The Wisconsin Breeding Bird Atlas II is a volunteer-driven effort to survey the distribution and abundance of our state’s breeding birds. Since the project started in 2015, our volunteer team has grown to include more than 1,100 Atlasers who have submitted over 55,000 checklists.
Who are these incredible volunteers? It turns out that once you get past the binoculars, our Atlasers are as varied as the bird species they observe. This series turns the spotlight on a few of the many dedicated men and women who have helped the Atlas achieve such tremendous success to date.
This month, meet Pam Campbell of Dunn County!
This year marks the mid-point of the Wisconsin Breeding Bird Atlas II, a critical year for ensuring we’re on track to complete this monumental effort by 2019. Help us get 2017 off to a dynamic start by joining us at one (or more!) of our FREE Atlas Regional Kickoff workshops.
These events are for everyone, whether you’re a newer member of the Atlas team, a seasoned veteran, or just want to learn more about how to join us in 2017. Each workshop will feature concurrent presentations tailored to new and returning atlasers, the opportunity to meet county coordinators and expert birders from your region, and a field trip to a local hotspot.
Volunteers are the lifeblood of our atlas, and we couldn’t accomplish the project without them. However, every atlas must eventually start filling gaps where volunteers will not reach. If you know someone with the skills and availability to assist us in this capacity this year, either as a Point Count or Atlas Technician position, please send them this job announcement. Applications due March 1.
When we announced recently that completed blocks were displayed, we also mentioned that we are officially sitting at 14% of completed blocks, when we should be closer to 40% after completing 2 of 5 field seasons. However, if we can finish up the night effort, and convert the many “nearly complete” blocks to officially complete blocks, we’ll be close to on pace with where we need to be.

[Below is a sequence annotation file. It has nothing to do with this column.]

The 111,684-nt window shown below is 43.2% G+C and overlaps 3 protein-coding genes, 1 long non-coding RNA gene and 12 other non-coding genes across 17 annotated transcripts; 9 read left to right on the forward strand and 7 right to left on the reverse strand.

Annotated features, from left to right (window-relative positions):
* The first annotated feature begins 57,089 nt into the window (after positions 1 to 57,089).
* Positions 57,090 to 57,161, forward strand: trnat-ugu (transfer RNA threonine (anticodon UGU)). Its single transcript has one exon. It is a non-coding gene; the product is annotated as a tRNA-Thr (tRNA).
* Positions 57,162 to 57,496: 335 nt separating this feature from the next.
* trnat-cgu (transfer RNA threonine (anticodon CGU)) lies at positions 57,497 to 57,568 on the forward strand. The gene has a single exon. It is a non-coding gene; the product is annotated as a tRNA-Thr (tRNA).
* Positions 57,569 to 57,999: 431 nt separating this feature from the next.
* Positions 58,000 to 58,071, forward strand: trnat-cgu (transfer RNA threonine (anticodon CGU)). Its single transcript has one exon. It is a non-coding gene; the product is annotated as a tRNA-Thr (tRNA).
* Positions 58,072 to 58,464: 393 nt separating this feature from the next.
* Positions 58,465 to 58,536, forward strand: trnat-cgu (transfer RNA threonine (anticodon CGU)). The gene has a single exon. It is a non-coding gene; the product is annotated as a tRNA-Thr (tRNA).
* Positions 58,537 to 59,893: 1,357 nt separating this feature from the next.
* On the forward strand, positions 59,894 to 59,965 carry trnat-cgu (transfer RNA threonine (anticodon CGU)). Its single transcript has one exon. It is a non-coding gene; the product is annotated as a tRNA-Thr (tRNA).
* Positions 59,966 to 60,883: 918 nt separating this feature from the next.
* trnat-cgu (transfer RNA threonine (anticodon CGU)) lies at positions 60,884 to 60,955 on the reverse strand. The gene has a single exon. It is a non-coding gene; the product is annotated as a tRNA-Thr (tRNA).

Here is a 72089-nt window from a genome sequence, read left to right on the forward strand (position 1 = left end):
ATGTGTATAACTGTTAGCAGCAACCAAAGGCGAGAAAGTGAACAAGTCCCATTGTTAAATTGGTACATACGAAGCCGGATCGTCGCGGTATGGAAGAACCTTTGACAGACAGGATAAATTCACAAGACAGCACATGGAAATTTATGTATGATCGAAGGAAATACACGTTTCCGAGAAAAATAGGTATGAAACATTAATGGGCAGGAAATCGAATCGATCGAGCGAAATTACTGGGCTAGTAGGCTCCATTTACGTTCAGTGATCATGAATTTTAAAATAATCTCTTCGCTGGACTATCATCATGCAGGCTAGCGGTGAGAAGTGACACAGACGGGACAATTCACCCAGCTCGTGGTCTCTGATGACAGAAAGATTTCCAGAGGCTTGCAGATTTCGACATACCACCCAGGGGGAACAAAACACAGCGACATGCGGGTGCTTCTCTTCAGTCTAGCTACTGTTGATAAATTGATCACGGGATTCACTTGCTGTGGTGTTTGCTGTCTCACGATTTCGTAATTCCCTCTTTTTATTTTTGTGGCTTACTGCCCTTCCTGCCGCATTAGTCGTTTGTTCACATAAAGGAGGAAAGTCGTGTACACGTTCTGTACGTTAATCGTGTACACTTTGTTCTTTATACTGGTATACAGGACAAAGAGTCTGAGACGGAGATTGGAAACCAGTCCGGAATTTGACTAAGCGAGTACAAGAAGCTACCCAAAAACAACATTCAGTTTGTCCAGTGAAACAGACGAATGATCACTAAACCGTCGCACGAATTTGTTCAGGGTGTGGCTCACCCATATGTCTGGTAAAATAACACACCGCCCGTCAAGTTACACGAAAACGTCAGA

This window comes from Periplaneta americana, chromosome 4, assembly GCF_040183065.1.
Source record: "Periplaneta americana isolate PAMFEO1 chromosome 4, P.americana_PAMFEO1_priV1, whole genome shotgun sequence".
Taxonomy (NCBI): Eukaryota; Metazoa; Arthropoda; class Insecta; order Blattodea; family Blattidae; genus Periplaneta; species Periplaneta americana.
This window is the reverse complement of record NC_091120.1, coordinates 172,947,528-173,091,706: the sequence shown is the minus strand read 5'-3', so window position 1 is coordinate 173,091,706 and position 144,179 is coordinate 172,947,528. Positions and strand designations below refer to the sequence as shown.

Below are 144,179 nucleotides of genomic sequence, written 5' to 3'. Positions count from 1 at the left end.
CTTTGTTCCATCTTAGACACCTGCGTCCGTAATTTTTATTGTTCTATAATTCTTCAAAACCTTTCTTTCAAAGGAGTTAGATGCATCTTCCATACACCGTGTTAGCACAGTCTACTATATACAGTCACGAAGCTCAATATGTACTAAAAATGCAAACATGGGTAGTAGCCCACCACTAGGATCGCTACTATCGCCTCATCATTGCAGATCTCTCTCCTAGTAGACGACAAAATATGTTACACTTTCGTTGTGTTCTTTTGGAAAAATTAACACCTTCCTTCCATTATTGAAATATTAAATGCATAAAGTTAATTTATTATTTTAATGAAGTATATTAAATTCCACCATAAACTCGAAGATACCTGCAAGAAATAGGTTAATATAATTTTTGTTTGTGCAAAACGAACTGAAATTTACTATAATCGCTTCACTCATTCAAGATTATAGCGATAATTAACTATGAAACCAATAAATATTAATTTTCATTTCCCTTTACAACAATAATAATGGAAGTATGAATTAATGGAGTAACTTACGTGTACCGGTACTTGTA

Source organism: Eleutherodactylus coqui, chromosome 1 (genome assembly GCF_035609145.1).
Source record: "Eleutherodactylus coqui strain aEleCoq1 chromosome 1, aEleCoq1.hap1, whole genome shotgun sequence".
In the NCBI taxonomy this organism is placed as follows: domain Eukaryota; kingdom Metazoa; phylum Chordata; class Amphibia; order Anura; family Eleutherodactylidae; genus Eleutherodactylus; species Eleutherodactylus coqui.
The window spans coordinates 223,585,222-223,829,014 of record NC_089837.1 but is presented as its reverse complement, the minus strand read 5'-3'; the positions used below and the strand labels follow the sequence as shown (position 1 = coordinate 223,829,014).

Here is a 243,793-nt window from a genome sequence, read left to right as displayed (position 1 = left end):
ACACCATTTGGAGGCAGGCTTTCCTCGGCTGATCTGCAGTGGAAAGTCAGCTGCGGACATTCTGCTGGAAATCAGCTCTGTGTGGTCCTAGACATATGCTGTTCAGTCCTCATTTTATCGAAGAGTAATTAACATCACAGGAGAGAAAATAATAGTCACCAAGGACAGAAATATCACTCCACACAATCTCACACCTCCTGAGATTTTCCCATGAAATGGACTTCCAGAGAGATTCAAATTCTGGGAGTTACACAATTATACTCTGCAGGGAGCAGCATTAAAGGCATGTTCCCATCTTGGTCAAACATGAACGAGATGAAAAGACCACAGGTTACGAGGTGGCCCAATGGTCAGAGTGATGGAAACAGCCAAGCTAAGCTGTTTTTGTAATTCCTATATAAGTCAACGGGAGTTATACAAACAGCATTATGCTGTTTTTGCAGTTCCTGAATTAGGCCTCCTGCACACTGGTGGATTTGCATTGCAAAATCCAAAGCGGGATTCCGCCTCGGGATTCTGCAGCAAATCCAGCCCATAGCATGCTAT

To help us see the coverage gaps, we’ve prepared some maps showing our progress so far. Recall there are 1,283 priority/specialty blocks that must be completed for this Atlas project to be a success!
Our final installment of the series focuses on the rest of the species you may hear at night, which vocalize during daylight hours as well. Also addressed are common nocturnal non-avian wildlife you may hear while nocturnally atlasing.
We dive into the specifics of which species to expect, where and when to expect them, and how to identify them by sound. Each species has several calls listed after the description, which should serve as both a study guide and a resource. We focus on the primary target species of nocturnal atlasing, including the owls, nightjars, American Woodcock, and Wilson’s Snipe.
Night birding is unique, and many birders really enjoy it; being out at night reveals a magical world of animals that you may never meet during daytime visits to a location. But many folks told us that they need more guidance and tips about night atlasing, which led to this second part in our Guide to Nocturnal Atlasing series.
Although Part 1 provided a broad overview, this installment goes deeper in outlining everything you need to know about the how, when, and where to help you have safe and productive night expeditions. Nocturnal effort for the Atlas is lagging a bit so far, but with your help we can get to where we need to be, all while having fun and perhaps adding some new birds along the way!
Night birding can be great fun. It can also be daunting for various reasons — maybe you don’t know how, don’t know what you’re hearing, or don’t feel safe. But at least two night visits are required for a block to be considered complete, and as of now, many blocks are only “almost complete” save for this nocturnal effort. To help atlasers overcome some of the barriers to night birding, we’ve developed a three-part series detailing the ins and outs of this Atlas component. In this first installment we provide a broad overview of the process with intention of digging deeper later in the series.
The new year is an exciting time for birders, because with January 1 comes a clean slate and a perfect opportunity to set new birding goals for the coming year. Will this be the year you finally find your nemesis bird? Will you hit the 100, 500, or 1000 checklist mark? Of course, in hopes the Atlas figures prominently in your 2017 goals, we’ve compiled a handy list of our favorite challenge ideas.
We often turn the spotlight on the many volunteers who are so vital to making the Atlas a success. But in addition to our volunteers, there are a handful of project leaders who work tirelessly year round to help pull off this massive effort.
This month, meet Atlas Coordinator Nick Anich of Ashland County!